I’m not going to change; I’m very stubborn in this way. I am what I am.
Data helps solve problems.
It’s not just professional athletes and soldiers who are at risk from traumatic brain injury. More than 1.7 million people a year sustain a traumatic brain injury, and about 50,000 of them die each year, according the Centers for Disease Control. There are both emotional and financial costs from these injuries.
If you don’t read it, you don’t know. I mean, that’s why I have a PR team. They read it and tell me if there’s something, and that keeps you focused. I know my family and me well enough; why do I need to read about myself? I’m not going to change, I’m very stubborn in this way. I am what I am.
One of the best aspects of health care reform is it starts to emphasize prevention.
I spend a lot of my spare time with my family. My sisters, parents, and in-laws all live nearby.
I get parking tickets all the time.
Obesity is awesome from a Wall Street perspective. It’s not just one disease – there are all sorts of related diseases to profit from.
I think we are definitely suffering from an information overload, but I believe that there is going to be better and better ways of organizing that information and processing it so that it will enhance your daily life.
One of the things that got me interested in genetics was the relationship between genes and environment. We are all dealt a certain deck of cards, but our environment can influence the outcomes.
I’m at a slightly higher risk for type 2 diabetes, and my grandmother had diabetes. My hemoglobin a1c, which is one of the measures, started being a little high when I was drinking a ton of that coconut water.
April 25th is DNA Day. I know, you probably had no idea.
I feel that gender balance in the work environment is actually the best recipe for success.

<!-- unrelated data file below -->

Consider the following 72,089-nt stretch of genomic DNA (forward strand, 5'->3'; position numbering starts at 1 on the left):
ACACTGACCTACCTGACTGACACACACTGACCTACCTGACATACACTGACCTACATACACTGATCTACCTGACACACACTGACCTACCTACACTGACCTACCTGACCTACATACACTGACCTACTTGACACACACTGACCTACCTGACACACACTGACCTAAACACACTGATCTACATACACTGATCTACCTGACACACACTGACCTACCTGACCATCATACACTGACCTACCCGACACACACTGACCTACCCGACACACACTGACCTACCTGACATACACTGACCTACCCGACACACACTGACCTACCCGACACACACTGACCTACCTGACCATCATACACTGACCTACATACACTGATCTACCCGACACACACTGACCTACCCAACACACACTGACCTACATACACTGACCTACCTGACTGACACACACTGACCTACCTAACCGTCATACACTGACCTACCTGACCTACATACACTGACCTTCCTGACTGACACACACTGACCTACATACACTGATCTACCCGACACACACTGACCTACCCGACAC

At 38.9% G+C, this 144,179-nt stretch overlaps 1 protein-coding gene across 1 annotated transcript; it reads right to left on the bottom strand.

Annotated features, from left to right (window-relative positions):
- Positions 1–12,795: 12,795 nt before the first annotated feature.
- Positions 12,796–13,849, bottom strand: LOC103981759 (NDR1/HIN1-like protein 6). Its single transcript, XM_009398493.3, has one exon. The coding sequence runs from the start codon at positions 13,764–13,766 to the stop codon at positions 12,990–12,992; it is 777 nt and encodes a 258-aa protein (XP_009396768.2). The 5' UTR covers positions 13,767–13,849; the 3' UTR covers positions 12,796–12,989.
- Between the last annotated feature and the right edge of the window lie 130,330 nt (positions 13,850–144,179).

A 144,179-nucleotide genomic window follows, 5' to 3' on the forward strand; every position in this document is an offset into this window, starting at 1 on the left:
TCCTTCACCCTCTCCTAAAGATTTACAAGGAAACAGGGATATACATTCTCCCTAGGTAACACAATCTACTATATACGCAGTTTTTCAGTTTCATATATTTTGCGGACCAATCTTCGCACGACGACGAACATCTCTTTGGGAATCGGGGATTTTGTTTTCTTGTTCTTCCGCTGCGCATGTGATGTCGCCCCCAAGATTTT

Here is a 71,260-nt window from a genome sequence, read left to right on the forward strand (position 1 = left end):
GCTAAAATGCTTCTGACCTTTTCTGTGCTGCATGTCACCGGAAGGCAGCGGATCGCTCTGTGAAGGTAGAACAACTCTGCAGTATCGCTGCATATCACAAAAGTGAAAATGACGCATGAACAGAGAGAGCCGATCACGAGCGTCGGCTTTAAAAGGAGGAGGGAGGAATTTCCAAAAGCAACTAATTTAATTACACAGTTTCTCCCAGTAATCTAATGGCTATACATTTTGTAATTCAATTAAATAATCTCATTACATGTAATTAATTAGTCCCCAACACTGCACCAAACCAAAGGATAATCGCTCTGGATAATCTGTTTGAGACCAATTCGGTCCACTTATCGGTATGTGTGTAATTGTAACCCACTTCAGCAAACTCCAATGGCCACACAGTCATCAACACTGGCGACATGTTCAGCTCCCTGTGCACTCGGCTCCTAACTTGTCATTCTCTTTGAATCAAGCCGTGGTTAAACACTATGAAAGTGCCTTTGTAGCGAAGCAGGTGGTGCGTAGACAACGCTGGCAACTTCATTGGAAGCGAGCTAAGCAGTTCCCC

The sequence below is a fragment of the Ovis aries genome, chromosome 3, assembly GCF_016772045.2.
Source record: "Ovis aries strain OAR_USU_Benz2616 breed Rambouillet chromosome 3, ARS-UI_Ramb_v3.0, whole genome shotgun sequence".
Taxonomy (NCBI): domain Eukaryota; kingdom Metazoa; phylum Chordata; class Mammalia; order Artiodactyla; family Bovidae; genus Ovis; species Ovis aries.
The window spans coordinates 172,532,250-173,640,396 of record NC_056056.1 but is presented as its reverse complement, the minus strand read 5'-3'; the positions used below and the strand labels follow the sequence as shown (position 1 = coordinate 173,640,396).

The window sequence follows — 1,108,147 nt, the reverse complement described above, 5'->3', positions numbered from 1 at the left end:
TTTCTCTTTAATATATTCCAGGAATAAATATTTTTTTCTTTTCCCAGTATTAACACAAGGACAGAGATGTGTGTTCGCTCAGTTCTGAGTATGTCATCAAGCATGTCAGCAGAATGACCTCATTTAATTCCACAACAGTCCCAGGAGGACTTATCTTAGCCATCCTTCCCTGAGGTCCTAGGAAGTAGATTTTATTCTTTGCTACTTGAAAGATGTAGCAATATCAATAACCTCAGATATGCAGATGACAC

I think the biggest problem in clinical trials is that they are underpowered. And that fundamentally, the studies are just too small.
A solid foundation in genetics is increasingly important for everyone.
Big challenges are an accumulation of small challenges.
We all want our genetic information. Why would you not want genetic information?
Some genetic variants can be informative about one’s risk for Parkinson’s disease and Alzheimer’s disease.
The reality is that the only way change comes is when you lead by example.
It’s interesting: I think, genetically, there are people who need different things, like exercise. I need the exercise, others not so much, and I think more and more, we’ll start to understand why people’s bodies function in certain ways.
There should be choice in healthcare.
23andme is very independent and committed to focusing on transparency.
Just as computer technology and the Internet created whole new industries and extraordinary benefits for people that extend into almost every realm of human endeavor from education to transportation to medicine, genetics will undoubtedly benefit people everywhere in ways we can’t even imagine but know will surely occur.
I was brought up with a scientific outlook on life. It’s the way my father deciphers the world – whether it’s football, politics or hairstyles. So I don’t get anxious about the future, because I was raised to believe and accept that nothing stays the same, and the best way to survive is to adapt.
The FDA serves a real purpose: To protect public health.
It is important to democratize personal genetics and make it more accessible.
I think there’s a point to regulating, because there are snake oil companies.
I still meet old-school scientists who are like, ‘Oh honey, women aren’t good at science.’ You kind of dismiss them as insane.
A few small changes in your DNA can turn your eyes blue, make you lactose intolerant or put some curl in your hair.